As I mentioned in my camping/All Star game post, the girls and I had to make a trip Thursday morning. It was a trip that began with a tremendous amount of stress and worry but ended up being only mildly annoying.
We headed down to the LVS. Not to boat or swim. Or even meet a contractor to do something cool to the house. Rather we were checking on it to make sure it was ok. Huge storms ripped through the area Saturday night/Sunday morning and then again Monday night.
The first night a small tornado hit just north of the lake, causing a lot of damage in the small town that our lake uses for postal needs. While the lake missed the tornado, there were still winds well over 60 MPH. That storm knocked out power and, thus, the pump for the water station, causing boil order to go into effect. And with the torrential rains on top of six weeks of heavy rain, the lake’s water level was high enough that boating activity was limited to idle speed only.
Then Monday evening came along and an even bigger storm did its best to wipe out the area. This time winds over 70 MPH battered the area off-and-on for nearly an hour. In that span, between four and five more inches of rain fell. When I went to bed that night, I was very nervous that I would be getting a call the next morning from the conservancy that I needed to come check out some damage to our property.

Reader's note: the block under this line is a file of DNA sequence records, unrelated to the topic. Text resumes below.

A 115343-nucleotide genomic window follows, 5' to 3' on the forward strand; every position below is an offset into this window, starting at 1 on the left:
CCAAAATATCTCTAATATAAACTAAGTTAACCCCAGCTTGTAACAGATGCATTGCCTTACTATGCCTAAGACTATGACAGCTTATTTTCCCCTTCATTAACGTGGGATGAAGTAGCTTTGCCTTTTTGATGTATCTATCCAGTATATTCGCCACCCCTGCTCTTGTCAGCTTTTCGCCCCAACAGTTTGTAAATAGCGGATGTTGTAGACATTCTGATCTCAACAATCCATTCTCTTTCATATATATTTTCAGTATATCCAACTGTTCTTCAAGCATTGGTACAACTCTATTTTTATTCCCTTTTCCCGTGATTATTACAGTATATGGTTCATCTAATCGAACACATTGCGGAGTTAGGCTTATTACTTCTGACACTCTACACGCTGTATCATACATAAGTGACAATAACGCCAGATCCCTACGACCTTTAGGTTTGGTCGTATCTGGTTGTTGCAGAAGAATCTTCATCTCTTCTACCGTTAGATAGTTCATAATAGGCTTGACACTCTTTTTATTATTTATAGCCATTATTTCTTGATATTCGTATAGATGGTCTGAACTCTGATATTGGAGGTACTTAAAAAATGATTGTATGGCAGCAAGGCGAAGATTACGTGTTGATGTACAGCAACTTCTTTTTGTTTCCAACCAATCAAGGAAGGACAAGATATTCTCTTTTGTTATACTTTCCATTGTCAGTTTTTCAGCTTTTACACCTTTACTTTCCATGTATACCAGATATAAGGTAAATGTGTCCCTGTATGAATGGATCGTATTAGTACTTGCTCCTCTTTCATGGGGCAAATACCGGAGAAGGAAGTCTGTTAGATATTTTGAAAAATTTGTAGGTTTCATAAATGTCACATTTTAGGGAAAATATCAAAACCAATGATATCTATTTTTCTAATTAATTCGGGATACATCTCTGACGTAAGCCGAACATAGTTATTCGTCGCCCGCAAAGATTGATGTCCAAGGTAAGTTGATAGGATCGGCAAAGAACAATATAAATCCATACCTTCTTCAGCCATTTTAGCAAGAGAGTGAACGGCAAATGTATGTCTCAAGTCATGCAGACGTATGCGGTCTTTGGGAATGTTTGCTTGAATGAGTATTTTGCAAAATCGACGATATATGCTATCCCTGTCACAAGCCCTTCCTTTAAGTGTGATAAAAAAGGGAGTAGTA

That call did not come, but I was not able to relax. That’s because all the phone lines were down, the cell tower was off-line, and pretty much the entire area was without power. They couldn’t call me if they needed to. From a local realtor’s blog, papers in that area, and Facebook I learned that there were trees down everywhere, many lying on top of houses, boat houses, and boats themselves. Water service was completely interrupted for a while. Electrical crews couldn’t even get to the lake to repair lines because all the major roads into the area were blocked by fallen trees and debris.